The mention of his mother serves as transition to a brief account of Zelnick's background. His wife, Na'ama left him to visit her best friend in San Diego and never returned. She writes him letters telling him how well she and her friend are getting along. She tells him their "spiritual teacher" feels they should not give one another up. Their married daughter cautions him (again, by letter) against pressuring his wife to return, that he should find himself another life. This is how he came to live with his mother in the house where he was born. Since coming, though he had been a unafraid of danger since childhood, served as a marine commando, "undaunted by enemy gunfire or climbing up cliffs," he has "developed a potent fear of darkness in an empty house. His mother is ninety years old and death. Occasionally he has fears that she might fall ill, or come to require his constant care. It's occurred to him that this would "give him a logical and emotional justification for transferring her to an appropriate institution, and then the entire house would be his. He fantasizes bringing in a new and beautiful wife. Or a series of young women. Meanwhile, they live their daily routines. The mother in her room reading old books, Aryeh Zelnick listening to the radio and building model airplanes.
The stranger continues to circle around the point of his coming, growing more insufferable with every moment, helping himself to ice water--which he gulps down from Aryeh's glass. He effuses praise of the village of Tel Ilan, calling it the Provence, no, the Tuscany of Israel, and with this, closing in on his point, giving the history of Zelnick's family in the region. Again, he seems to get names wrong. Some ninety--almost a hundred years ago, there was one Leon Akabia Zelnick, he relates. Aryeh, corrects him.
"His name was Akiva Aryeh, not Leon Akabia. Maftzir ignores him, and we see he is not wrong with the names, but names have been changed. The family came from Russia. The story he tells is important. Let me quote it in full.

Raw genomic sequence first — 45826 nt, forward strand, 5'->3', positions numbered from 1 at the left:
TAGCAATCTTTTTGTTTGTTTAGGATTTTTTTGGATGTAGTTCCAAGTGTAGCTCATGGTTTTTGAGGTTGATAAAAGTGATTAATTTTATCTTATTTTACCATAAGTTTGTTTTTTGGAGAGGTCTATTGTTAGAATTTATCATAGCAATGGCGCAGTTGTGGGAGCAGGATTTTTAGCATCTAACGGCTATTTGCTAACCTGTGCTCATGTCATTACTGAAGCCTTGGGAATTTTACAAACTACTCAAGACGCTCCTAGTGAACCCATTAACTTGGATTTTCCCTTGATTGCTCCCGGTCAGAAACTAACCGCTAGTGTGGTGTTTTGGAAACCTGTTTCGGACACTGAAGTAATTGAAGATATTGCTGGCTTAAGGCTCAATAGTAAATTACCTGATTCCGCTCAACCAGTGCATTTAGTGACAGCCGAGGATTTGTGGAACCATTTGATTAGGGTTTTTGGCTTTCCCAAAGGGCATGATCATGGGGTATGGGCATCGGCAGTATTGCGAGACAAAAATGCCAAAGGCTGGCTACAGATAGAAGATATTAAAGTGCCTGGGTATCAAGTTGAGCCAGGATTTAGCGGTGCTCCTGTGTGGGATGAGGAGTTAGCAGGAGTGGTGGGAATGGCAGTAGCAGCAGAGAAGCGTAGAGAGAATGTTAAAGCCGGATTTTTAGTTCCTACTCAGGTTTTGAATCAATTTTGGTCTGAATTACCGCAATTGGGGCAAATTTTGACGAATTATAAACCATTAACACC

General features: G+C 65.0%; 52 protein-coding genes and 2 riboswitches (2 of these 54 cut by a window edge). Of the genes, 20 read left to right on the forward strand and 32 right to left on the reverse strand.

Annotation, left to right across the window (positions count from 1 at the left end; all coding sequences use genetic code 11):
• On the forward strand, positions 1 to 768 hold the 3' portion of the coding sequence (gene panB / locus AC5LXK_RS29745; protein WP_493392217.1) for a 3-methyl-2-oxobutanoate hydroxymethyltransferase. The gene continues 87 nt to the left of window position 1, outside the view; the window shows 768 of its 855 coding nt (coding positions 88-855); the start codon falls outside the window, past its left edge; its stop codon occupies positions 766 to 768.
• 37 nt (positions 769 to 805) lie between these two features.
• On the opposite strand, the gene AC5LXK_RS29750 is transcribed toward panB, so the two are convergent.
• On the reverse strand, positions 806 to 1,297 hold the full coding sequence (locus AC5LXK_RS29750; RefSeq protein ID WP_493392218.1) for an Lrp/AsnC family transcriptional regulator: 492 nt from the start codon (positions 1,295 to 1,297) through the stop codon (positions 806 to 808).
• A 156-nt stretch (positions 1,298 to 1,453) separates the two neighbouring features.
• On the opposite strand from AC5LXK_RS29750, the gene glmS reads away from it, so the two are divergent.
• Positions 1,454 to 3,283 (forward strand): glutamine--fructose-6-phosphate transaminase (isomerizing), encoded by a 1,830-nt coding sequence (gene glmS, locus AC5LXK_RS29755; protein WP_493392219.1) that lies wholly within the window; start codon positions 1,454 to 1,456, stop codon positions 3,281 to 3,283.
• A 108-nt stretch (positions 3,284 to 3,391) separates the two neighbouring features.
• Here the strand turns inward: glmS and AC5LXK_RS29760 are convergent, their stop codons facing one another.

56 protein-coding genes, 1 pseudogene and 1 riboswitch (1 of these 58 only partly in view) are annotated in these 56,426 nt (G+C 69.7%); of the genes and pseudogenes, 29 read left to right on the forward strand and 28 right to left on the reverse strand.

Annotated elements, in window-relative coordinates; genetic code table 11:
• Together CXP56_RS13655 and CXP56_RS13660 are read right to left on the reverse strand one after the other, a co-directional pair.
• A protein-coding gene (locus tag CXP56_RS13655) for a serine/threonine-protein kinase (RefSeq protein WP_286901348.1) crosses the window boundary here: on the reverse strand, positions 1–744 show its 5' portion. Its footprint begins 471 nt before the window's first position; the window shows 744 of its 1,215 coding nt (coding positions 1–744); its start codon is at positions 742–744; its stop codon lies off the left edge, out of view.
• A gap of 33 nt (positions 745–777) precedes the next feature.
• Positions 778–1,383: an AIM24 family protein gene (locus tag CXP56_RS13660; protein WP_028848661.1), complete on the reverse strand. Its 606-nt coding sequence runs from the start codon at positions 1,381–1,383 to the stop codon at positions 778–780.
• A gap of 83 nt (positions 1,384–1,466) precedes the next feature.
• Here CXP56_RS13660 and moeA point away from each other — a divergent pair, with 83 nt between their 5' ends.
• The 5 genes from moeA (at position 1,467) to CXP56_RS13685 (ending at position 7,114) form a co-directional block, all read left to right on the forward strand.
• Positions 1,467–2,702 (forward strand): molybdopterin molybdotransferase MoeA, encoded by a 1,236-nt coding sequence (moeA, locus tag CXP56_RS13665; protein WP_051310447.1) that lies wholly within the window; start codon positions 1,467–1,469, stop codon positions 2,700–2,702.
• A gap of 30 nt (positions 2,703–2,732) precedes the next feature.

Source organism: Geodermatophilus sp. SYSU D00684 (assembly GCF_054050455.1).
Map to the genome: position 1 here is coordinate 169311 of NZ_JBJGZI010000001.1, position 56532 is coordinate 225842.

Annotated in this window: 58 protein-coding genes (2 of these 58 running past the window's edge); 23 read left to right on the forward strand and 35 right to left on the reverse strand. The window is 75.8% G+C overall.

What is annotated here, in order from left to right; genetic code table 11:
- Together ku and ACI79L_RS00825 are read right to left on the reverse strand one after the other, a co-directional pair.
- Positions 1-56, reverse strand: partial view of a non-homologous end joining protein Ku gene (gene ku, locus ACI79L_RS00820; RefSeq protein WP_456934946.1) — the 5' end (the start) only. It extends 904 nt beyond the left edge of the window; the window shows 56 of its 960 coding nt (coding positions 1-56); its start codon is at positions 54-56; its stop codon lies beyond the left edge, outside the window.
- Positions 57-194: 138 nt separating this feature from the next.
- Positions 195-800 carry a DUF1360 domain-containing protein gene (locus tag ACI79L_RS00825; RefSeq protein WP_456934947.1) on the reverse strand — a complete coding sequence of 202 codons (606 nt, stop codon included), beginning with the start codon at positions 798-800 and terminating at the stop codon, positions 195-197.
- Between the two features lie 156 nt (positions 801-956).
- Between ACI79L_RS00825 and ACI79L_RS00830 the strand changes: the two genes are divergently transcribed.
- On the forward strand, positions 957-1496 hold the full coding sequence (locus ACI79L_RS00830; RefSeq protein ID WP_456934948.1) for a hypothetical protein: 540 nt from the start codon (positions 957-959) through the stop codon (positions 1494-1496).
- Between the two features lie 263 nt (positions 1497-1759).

At the beginning, if I am not mistaken, the two older brothers arrived—Boris and Simeon Zelnik. They came from a little hamlet in the Kharkov district in order to establish an entirely new farming colony here, in the heart of the untamed landscape of the forsaken Menashe highlands. There was nothing here. A desolate plain of thorns. There weren’t even any Arab villages in this valley; they were all on the other side of the hills. Later, Boris and Simeon were joined by their young nephew, Leon, or if you insist on it, Akabia Aryeh. Then, at least according to the conventional story, Simeon and Boris went back, in turn, to Russia, and there Boris murdered Simeon with a hatchet, and only your grandfather—your grandfather? Or your grandfather’s father?—only Leon Akabia stubbornly remained. Not Akabia? Akiva? Excuse me. Akiva. To make a long story short, it’s like this: By coincidence, we, the Maftzirs, are also from Kharkov! From the forests of Kharkov! Really! Maftzir! Perhaps you’ve heard the name? We had a very famous cantor, Shaya Leib Maftzir, and there was one Gregory Moisevitch Maftzir, a very important general in the Red Army. A very, very important general, but Stalin had him executed. In the purges of the nineteen-thirties.”
The man stood up and imitated a firing squad with his two chimpanzee arms, ticking off a volley of bullets and displaying, as he did so, sharp but not entirely white front teeth. He reseated himself on the bench with a smile, as if he were pleased with the way he had carried out the execution. It looked to Aryeh Zelnik as if the man expected a round of applause, or at least a smile, in exchange for his own saccharine grin.